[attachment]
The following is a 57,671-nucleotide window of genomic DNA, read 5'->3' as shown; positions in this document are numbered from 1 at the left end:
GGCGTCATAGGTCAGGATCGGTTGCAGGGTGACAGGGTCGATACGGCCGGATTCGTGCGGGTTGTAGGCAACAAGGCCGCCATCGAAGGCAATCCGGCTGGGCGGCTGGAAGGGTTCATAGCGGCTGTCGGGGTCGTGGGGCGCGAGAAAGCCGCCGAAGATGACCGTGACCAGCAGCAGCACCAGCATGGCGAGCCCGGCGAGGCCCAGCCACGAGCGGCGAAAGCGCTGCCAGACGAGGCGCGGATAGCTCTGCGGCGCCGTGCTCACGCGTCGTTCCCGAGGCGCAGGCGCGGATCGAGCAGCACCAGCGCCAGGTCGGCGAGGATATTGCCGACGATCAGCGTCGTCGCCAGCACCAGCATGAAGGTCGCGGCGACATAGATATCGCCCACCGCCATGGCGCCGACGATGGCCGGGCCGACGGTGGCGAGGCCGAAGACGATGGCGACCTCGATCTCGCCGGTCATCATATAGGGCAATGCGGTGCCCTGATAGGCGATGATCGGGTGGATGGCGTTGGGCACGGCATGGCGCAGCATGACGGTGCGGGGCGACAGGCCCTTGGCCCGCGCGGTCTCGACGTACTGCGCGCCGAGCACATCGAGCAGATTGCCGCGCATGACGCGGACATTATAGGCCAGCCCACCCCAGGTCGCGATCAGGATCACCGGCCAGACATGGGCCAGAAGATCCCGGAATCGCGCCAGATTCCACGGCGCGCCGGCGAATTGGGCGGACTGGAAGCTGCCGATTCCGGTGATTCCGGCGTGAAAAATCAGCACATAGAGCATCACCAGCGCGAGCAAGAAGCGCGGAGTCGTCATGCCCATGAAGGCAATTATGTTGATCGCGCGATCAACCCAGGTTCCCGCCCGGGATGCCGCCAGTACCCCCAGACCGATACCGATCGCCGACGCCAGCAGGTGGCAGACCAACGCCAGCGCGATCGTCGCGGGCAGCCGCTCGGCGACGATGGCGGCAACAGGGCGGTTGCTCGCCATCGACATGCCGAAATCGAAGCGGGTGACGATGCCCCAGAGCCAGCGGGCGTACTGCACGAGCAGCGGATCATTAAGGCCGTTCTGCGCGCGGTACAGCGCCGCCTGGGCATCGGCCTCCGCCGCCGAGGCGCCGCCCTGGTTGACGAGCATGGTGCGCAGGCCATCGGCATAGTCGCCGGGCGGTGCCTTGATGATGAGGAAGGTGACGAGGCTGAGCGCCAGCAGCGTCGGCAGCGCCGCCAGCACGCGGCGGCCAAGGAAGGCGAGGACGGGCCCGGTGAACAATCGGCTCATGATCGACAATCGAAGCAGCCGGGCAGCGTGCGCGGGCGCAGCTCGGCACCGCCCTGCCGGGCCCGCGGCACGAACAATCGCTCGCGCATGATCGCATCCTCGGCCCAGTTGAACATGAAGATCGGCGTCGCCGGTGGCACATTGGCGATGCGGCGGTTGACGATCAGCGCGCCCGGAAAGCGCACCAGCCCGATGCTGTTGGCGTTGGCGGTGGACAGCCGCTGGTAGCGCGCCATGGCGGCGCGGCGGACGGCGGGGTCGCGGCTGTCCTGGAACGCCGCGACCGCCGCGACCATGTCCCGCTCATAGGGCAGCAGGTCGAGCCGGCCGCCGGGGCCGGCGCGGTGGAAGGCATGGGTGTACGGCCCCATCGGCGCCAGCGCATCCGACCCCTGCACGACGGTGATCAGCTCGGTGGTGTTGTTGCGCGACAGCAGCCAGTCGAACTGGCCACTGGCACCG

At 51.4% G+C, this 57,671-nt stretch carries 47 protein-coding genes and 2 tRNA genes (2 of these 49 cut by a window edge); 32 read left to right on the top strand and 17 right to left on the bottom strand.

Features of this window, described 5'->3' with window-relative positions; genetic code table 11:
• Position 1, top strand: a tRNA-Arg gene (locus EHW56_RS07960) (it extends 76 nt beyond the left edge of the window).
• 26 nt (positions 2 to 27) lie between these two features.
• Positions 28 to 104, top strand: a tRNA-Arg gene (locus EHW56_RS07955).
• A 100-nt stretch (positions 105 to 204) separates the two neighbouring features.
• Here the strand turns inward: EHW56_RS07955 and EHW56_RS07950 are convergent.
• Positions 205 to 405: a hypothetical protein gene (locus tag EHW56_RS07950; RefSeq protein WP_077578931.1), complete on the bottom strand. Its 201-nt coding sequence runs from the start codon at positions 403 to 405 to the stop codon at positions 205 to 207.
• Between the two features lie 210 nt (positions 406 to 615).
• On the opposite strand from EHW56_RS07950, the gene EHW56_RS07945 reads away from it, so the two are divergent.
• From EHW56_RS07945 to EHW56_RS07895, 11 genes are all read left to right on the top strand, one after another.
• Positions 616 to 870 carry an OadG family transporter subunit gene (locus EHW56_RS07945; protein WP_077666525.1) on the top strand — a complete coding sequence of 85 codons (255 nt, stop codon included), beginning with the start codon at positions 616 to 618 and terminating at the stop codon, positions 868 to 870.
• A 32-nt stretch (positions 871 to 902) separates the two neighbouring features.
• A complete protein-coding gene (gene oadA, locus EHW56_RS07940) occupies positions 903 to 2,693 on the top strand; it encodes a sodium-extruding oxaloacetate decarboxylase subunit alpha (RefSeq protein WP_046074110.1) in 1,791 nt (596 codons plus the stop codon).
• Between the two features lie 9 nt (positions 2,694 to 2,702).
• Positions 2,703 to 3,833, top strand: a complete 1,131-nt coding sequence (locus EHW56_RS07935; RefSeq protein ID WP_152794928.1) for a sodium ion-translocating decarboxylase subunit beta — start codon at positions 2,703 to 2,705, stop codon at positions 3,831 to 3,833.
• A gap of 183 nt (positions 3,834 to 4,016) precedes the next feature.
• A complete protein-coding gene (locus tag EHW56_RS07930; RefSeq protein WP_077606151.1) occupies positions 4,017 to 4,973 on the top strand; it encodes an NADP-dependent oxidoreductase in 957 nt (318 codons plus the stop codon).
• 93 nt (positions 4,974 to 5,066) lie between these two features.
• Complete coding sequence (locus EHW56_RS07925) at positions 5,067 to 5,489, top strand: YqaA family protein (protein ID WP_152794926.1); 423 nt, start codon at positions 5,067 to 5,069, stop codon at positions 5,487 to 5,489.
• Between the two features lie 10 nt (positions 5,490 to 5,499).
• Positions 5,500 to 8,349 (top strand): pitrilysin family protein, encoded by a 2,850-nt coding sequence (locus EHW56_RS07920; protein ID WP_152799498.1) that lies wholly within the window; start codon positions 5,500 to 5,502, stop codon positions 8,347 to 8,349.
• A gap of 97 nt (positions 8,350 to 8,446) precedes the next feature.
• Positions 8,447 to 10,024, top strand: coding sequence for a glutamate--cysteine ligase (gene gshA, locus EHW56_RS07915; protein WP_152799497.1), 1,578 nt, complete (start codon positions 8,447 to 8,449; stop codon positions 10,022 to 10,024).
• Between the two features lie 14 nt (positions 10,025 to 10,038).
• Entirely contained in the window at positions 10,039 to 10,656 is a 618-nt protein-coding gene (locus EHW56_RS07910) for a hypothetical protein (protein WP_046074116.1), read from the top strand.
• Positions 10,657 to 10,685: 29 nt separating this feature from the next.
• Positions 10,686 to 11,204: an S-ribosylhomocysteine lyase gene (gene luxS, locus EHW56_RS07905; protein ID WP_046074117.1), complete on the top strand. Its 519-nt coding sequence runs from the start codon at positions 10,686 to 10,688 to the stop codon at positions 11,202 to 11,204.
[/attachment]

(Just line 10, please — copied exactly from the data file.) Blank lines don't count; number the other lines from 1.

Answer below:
• Positions 205 to 405: a hypothetical protein gene (locus tag EHW56_RS07950; RefSeq protein WP_077578931.1), complete on the bottom strand. Its 201-nt coding sequence runs from the start codon at positions 403 to 405 to the stop codon at positions 205 to 207.